For many years in Ohio, charities could obtain two types of gaming licenses: one to conduct bingo sessions and another to sell pull tabs at those sessions. After prizes are paid out, actual bingo games typically lose money for charities. Pull tabs are the moneymakers. 

But as of 2012, charities may contract with an unlimited number of organizations to sell pull tabs for them. The charity sells a box of tickets to the organization, which then sells them individually to customers. 

That’s proven a popular moneymaker for charities, Thomas said. After all, it relieves charities of the duty to find volunteers to sell the tickets at bingo games.

For example, Serving Adults Through Changing Times is a Cincinnati charity that helps senior citizens. The nonprofit just has a Type III license, and it grossed $2 million in the year ending Sept. 30, 2016. 

In 2015, Kentucky’s General Assembly gave charitable gaming in that state an assist by allowing use of the electronic, hand-held computer version of pull tabs. In March 2016, the Department of Charitable Gaming began licensing their use in bingo games. 

Now, 59 out of the 234 bingo operators in the state are also licensed for those as well, said Elizabeth Kuhn, executive director of the Office of Communications and Public Outreach for the Kentucky Public Protection Cabinet. Another 48 nonprofits not licensed to do bingo also offer electronic pull tabs.

It’s likely that their use has helped the state boost its charitable gaming take, Kuhn said. According to the Department, in 2016, gross receipts from charitable gaming statewide hit $370 million, an increase of almost 7 percent over 2015. It was the first increase in at least a decade.

What worked well throughout the state seems to have worked especially well in Northern Kentucky.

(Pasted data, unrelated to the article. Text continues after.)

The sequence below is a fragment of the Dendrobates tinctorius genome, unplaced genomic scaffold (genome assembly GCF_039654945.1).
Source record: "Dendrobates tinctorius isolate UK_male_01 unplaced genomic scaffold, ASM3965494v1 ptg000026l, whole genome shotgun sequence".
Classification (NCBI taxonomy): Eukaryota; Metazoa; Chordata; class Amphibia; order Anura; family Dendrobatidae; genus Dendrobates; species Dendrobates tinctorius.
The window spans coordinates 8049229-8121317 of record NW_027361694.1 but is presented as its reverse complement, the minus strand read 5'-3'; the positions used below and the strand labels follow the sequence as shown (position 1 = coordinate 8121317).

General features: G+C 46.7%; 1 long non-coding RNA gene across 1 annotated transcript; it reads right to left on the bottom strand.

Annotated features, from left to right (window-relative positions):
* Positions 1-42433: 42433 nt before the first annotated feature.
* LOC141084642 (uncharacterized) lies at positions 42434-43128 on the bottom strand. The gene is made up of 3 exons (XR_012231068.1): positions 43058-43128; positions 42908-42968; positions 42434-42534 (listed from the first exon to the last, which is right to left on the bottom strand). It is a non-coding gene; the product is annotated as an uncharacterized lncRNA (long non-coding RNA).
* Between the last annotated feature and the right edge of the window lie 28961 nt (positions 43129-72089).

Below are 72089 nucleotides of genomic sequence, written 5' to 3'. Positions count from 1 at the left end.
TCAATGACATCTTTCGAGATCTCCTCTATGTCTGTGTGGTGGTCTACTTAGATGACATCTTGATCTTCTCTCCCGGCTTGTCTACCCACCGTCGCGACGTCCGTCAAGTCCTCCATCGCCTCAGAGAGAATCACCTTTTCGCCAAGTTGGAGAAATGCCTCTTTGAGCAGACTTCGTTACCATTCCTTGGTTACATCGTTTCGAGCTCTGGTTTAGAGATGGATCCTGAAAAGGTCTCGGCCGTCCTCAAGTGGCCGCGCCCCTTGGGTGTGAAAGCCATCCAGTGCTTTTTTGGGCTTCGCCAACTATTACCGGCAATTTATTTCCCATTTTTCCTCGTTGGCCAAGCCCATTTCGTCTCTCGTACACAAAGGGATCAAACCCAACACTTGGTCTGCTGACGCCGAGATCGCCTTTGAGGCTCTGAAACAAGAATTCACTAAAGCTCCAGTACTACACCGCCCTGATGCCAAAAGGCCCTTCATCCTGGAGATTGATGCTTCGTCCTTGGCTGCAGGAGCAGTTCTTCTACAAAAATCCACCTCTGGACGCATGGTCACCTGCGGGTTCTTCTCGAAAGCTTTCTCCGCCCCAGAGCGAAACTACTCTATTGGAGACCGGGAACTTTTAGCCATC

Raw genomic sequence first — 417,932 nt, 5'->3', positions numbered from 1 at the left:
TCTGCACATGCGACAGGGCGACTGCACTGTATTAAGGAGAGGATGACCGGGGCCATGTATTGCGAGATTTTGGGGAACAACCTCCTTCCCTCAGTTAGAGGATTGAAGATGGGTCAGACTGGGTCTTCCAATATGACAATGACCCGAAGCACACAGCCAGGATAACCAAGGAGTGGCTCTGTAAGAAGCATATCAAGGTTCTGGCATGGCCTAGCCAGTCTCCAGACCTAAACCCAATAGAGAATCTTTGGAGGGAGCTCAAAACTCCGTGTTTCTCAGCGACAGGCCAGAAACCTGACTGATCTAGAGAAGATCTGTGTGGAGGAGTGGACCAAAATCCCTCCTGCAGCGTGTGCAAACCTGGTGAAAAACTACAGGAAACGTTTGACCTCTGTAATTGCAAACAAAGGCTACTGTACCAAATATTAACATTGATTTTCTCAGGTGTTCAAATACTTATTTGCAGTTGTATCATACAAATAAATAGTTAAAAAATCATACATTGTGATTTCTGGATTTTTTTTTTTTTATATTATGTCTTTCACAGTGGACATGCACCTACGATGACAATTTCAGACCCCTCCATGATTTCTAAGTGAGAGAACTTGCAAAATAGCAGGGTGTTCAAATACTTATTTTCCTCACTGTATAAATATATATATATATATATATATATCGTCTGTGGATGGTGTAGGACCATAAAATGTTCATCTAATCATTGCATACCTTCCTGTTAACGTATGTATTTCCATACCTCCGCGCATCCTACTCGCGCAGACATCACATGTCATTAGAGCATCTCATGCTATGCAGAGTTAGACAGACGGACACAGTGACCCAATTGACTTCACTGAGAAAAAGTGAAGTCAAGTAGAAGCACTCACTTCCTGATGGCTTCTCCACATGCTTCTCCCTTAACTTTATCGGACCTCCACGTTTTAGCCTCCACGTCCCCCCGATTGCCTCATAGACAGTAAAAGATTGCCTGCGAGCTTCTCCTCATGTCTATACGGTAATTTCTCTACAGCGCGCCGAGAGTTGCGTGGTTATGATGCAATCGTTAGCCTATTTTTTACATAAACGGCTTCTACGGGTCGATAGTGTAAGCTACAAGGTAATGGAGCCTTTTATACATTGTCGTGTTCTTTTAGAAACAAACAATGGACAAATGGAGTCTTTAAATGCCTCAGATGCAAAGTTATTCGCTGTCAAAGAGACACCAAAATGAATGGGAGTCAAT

In Boone, Kenton and Campbell counties, gross receipts from charitable gaming in 2016 amounted to $23 million, according to the Department. That was nearly double what it was in 2015. More than 50 organizations that had not done charitable gaming in those counties in 2015 did so in 2016, according to the department’s figures.

One successful charity that doesn’t use electronic pull tabs is Immaculate Heart of Mary Roman Catholic Church in Burlington. 

In her judgment, electronic bingo machines and pull tabs take the fun out of the game. Patrons like to rip open the paper pull tabs, said Peggy Wells, who has managed the bingo for 11 years.

Immaculate Heart of Mary has been the top grossing bingo in Northern Kentucky for the past four years. In 2016, it grossed $1.8 million, which after expenses amounted to $240,000 for the church and its school.

Burlington resident Dena Garcia plays at Immaculate Heart of Mary because more bingo games are played at a session, giving her more chances to win. She also likes that the pull tabs are already banded together in quantities of 10, which is how most people like to buy them.

It helps that the bingo sessions are held on Friday evening, when people are tired from the work week and want an escape, Wells said. She also likes to think that the bingo volunteers, who know the patrons and will pray for them when they have needs, are another attraction.

“I think of bingo as my second family,” she said.